Tax on Stocks and Shares in the UK

The following are the taxes on stocks and shares in the UK:

1. Tax When You Buy UK Shares: Stamp Duty Reserve Tax (SDRT)

When you buy UK shares electronically, you will pay a 0.5% Stamp Duty Reserve Tax (SDRT) to the government.

If you purchase UK shares using a stock transfer form, you will pay Stamp Duty if the transaction is over £1,000.

Stamp Duty on Irish registered stocks is 1%.

You do not pay Stamp Duty on AIM stocks or Exchange-Traded Funds (ETFs).

2. Tax When You Sell All Shares: Capital Gains Tax (CGT)

When you sell shares or other investments, irrespective of the country where the shares are registered or the currency the shares are denominated in, you may have to pay Capital Gains Tax if you make a profit.

‍You may have to pay tax on the following:

  • Shares that are not in an ISA or PEP.
  • Units in a unit trust.
  • Certain bonds (not including premium bonds and qualifying corporate bonds).

You only have to pay Capital Gains Tax on your overall gains above your tax-free allowance.

This tax year, the Capital Gains tax-free allowance is £12,300 (£6,150 for trusts). This means you will not have to pay tax on the first £12,300 profit you make from selling your stocks and shares.

‍Additionally, the first £2,000 you receive in dividend payments is tax-free. Visit GOV.UK for more information on the tax on dividends and the dividend allowance.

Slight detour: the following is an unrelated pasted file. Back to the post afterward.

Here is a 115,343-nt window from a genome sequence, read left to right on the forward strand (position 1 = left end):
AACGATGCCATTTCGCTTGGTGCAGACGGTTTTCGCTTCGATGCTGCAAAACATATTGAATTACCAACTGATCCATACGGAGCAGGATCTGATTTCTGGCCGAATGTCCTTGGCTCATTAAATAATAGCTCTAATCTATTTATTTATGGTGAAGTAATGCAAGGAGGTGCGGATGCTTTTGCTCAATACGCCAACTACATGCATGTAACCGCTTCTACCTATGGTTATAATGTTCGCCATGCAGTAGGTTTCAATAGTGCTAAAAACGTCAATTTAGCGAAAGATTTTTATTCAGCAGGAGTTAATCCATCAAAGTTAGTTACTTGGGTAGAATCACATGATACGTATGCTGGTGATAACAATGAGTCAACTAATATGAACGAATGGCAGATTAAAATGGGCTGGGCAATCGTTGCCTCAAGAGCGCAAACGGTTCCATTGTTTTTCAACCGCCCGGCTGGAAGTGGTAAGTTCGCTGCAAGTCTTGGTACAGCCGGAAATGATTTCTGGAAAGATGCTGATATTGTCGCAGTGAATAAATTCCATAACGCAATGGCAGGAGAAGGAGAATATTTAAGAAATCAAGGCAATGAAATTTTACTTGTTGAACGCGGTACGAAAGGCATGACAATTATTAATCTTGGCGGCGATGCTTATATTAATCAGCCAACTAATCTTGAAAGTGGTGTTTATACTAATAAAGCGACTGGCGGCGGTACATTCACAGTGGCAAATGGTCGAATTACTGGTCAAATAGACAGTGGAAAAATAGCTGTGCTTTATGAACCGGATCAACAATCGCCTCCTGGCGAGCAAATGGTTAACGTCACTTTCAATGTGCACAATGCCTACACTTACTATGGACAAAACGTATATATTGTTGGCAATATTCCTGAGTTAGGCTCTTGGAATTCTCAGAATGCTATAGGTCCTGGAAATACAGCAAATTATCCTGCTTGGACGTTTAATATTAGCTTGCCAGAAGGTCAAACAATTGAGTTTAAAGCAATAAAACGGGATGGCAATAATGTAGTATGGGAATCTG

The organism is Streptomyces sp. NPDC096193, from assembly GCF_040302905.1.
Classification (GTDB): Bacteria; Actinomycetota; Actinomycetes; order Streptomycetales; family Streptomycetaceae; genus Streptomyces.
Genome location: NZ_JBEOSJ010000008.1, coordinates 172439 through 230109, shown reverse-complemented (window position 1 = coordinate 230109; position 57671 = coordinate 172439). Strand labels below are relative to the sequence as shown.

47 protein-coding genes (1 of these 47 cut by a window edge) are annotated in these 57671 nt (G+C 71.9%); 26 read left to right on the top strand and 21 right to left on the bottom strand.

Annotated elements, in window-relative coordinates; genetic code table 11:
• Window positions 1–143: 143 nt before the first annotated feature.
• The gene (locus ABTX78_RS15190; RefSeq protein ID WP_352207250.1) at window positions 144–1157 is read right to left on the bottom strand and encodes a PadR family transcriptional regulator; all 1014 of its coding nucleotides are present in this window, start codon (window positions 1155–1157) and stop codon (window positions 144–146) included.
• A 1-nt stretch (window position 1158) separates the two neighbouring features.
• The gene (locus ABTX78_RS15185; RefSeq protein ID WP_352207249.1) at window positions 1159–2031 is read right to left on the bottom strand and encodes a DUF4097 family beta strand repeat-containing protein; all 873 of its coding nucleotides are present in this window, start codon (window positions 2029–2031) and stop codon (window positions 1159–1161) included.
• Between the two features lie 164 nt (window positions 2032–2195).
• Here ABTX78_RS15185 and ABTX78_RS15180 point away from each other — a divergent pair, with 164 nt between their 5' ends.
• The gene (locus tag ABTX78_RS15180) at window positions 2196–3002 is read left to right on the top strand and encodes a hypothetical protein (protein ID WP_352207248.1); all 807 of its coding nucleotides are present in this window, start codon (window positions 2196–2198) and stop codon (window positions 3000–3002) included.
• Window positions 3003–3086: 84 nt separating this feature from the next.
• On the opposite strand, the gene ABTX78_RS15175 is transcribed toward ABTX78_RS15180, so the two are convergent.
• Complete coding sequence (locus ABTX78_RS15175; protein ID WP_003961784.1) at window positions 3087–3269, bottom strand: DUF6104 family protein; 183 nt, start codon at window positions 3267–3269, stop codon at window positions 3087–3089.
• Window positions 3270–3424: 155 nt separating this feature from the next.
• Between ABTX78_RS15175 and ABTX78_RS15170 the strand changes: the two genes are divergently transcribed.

You may also be able to reduce your tax bill by deducting losses or claiming reliefs - this depends on the asset. Another way to limit your tax bill is by trading certain kinds of leveraged products. Please speak to your tax adviser for more information. Also, visit GOV.UK for more on Capital Gains Tax allowances.

Stock Trading Terms and Financial Ratios

To succeed in stock trading, one must understand the terminologies and financial ratios used in stock analysis. Here are some important trading terms and ratios to get you started:

Stock Trading Terms

  1. Bid Price: The bid price is the highest price a buyer is willing to pay for a security.

  2. Ask Price: The ask price, also called the offer price, is the lowest price a seller is willing to accept for a security.

  3. Bid-Ask Spread: The bid-ask spread is the difference between the bid price and the ask price. It is a measure of the liquidity of a security. The narrower the spread, the more liquid the security.

  4. Fundamental Analysis: Fundamental analysis is a method of evaluating a security by analysing its underlying financial and economic fundamentals, such as a company’s revenue, earnings, and management team.